The invention of paved roads happened so long ago that the pothole puzzle should have been solved by now. Even the ancient Romans built roads, and so did the empires of Central and East Asia. Undoubtedly, the Silk Road and the Appian Way were riddled with potholes. Here’s the mystery behind these chassis-breaking obstacles.
The Physics of Potholes
No field of study holds greater mystery than physics. There’s math. There’s angles. There’s theorems. Let’s simplify this. It all comes down to force. Force can break down anything. From the sturdiest cobblestone to the most technologically advanced asphalt mixture, surfaces can succumb to the power of force. Here’s how.
Temperature, Liquid and Force
The most commonly understood reason behind potholes has to do with water’s freeze and thaw cycle. Water expands when it freezes. It contracts when it’s hot. During the transition between seasons, water on roads get nestles into crevices. When water freezes, it expands. Frozen water applies pressure, a form of force, onto the surrounding surface. The crevice expands. Fortunately, the frozen water fills the crevice so there is no pothole.
When that water warms, the crevice is bigger than it was before. It also isn’t filled with water anymore. Now the crevice is enlarged and hollow. Tires and traffic press down on the crevice. This force continues to break down the surface forming larger and larger potholes.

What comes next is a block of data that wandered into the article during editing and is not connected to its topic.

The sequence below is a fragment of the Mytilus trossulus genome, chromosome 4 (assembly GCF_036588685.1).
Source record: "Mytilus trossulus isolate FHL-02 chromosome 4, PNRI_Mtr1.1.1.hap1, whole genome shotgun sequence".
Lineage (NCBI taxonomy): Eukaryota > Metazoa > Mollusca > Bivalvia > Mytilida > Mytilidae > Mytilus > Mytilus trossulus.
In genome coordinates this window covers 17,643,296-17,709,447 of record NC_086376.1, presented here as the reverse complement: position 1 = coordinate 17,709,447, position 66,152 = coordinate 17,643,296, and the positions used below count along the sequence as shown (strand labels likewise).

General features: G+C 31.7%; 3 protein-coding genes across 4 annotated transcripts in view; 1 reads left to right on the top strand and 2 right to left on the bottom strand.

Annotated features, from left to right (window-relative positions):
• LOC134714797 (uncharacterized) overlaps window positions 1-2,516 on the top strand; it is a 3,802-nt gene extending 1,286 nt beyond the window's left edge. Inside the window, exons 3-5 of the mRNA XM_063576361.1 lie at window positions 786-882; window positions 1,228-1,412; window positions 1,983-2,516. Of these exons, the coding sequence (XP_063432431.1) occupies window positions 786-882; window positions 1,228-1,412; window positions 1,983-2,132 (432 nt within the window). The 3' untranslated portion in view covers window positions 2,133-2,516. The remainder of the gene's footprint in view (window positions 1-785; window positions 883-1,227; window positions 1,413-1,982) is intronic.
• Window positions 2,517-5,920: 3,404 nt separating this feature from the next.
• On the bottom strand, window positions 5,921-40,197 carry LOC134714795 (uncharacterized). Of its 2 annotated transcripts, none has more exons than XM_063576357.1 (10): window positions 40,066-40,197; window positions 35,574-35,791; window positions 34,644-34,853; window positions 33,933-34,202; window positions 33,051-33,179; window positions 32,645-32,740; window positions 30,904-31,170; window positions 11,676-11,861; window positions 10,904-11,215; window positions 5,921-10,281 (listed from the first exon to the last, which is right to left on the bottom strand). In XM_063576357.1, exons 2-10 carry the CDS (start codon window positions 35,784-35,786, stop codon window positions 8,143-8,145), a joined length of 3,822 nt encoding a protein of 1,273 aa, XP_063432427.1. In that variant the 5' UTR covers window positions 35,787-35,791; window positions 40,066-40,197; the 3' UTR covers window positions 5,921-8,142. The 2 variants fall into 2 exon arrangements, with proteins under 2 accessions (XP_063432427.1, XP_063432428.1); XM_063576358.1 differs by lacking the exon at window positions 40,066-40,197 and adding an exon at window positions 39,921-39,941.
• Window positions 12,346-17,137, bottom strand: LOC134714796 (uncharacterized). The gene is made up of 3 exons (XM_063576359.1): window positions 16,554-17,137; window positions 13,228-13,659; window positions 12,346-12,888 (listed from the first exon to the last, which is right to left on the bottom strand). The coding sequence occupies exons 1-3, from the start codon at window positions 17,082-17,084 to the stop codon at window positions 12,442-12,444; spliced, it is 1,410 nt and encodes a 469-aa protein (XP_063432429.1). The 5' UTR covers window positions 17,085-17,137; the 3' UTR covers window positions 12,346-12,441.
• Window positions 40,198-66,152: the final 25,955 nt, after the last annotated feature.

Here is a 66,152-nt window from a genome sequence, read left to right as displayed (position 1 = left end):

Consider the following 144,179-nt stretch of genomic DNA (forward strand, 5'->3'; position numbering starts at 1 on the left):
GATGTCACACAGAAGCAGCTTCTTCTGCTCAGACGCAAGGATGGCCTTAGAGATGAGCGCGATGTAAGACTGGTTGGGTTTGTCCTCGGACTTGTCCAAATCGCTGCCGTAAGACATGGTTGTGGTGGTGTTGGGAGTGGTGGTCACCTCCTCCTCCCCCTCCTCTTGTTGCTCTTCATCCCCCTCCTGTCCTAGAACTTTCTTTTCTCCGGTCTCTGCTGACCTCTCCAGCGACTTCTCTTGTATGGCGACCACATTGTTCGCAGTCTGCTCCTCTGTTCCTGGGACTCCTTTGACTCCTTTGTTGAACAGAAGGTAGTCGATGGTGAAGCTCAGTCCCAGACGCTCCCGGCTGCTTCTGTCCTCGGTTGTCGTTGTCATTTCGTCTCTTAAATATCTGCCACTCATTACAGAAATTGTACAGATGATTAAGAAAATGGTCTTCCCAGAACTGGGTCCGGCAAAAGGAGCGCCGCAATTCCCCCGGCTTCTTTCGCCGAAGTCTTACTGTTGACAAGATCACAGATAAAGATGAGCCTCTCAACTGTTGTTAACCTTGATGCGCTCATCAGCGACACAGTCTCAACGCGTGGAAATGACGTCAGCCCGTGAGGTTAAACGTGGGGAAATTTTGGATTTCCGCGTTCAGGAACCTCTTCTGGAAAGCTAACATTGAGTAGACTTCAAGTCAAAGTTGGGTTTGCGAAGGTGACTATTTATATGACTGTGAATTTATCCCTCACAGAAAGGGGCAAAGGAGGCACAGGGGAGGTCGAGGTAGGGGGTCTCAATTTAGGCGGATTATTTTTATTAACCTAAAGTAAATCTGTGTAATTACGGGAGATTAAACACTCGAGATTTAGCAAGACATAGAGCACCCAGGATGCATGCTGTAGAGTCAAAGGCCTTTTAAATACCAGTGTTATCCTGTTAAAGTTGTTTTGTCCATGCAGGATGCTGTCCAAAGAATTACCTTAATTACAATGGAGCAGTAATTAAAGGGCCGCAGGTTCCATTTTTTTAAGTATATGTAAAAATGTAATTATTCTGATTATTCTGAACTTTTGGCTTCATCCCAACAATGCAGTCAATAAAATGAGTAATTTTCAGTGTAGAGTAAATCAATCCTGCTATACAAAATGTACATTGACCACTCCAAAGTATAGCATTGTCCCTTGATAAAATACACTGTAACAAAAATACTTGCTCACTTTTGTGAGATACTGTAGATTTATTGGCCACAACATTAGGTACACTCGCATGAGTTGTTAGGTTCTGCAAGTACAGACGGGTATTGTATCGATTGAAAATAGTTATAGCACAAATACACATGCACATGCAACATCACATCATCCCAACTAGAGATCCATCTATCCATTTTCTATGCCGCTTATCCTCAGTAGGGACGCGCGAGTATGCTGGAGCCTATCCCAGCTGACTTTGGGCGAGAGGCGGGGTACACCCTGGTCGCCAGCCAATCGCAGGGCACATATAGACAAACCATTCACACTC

Other Forces of Nature
There are other reasons behind pothole formation. Some roads are older and more susceptible to cracks and damage. Highly traveled roadways encounter greater amounts of traffic and force which create a high number of potholes.
In warmer climates, potholes are formed less from freeze and thaw cycles and more from traffic and lack of maintenance. Engineering also plays a role in these areas. Roadways built over soft, sandy surfaces are prone to potholes. Flooding can play a role in pothole development. In areas of the southern United States, sinkholes are also a concern.
When it comes to repairing potholes, there are a few options road crews use, but how they choose one is a mystery.
The Mystery of Pothole Repairs
Regardless of cause, pothole repair requires one essential element: heat. Hot asphalt gets poured into cracks and crevices where it creates a bond with the edges of the pothole. When the asphalt fails to reach a high temperature, then the bond is weak. This has led to some creative repairs.
Crews might choose to heat the pothole’s surrounding area before applying a patch. Others might choose to use cold-fill to temporarily fill the hole until temperatures return to normal. Scientists are also developing self-healing roads that stay warm or are designed to automatically release sealant when microscopic crevices are detected.
Force and physics will never change. Pothole repair methods can. Improved repairs will ensure longer lasting roads and less frequent maintenance.